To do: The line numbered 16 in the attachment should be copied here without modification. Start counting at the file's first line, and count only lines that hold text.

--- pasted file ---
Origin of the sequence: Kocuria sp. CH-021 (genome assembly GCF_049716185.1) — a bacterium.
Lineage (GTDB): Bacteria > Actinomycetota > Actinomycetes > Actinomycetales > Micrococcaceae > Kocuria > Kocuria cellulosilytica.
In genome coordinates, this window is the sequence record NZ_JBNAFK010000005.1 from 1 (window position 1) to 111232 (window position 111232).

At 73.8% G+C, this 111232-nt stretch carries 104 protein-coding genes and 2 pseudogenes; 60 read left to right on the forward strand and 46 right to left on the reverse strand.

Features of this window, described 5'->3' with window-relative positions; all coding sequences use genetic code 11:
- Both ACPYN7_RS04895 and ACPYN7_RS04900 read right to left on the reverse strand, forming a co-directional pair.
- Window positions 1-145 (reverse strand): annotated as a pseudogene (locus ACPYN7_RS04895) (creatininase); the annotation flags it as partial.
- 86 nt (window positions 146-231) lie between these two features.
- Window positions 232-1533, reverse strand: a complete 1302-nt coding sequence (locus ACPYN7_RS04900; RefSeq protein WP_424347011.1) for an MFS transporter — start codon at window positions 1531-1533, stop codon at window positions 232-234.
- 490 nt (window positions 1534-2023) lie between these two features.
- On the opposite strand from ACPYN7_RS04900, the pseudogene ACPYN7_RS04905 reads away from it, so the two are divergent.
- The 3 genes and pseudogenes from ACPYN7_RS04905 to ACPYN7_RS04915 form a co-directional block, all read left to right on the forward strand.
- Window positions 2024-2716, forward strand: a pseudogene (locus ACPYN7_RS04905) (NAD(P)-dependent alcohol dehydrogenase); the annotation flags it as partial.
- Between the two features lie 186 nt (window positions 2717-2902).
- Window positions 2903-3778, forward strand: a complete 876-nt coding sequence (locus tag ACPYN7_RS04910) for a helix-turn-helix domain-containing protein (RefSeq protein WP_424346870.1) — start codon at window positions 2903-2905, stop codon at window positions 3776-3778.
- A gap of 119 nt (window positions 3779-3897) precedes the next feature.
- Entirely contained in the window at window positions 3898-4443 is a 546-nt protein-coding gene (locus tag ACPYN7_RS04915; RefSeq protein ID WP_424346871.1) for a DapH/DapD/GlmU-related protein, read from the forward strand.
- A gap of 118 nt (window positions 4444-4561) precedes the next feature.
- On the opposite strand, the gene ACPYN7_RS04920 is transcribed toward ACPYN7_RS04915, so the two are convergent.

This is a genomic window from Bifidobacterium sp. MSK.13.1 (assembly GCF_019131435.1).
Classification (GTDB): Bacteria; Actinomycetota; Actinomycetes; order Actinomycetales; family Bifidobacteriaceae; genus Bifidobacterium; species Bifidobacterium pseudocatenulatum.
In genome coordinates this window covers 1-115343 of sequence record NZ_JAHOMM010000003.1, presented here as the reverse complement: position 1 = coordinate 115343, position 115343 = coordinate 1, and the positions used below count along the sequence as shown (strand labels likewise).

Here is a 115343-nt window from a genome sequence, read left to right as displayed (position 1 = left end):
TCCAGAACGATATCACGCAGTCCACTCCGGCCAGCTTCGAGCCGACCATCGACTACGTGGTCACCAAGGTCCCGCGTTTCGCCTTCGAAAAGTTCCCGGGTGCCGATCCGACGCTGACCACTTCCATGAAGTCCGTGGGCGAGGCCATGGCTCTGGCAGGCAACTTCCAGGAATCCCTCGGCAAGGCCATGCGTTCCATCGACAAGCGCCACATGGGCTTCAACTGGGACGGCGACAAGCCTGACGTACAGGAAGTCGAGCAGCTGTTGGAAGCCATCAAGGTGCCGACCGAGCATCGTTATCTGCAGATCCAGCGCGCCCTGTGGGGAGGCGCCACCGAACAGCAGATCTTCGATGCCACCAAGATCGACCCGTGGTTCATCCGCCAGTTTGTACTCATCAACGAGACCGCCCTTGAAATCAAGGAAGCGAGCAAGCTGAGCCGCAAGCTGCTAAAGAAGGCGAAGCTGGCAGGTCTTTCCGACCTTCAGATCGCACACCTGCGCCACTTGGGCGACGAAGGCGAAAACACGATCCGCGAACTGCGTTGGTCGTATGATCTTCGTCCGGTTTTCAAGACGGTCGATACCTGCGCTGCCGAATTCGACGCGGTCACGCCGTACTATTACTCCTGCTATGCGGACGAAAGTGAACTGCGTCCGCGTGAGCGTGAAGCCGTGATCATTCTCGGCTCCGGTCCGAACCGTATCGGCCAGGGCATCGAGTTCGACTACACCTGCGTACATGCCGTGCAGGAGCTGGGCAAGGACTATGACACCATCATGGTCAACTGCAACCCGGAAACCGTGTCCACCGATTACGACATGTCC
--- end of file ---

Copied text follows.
- A gap of 119 nt (window positions 3779-3897) precedes the next feature.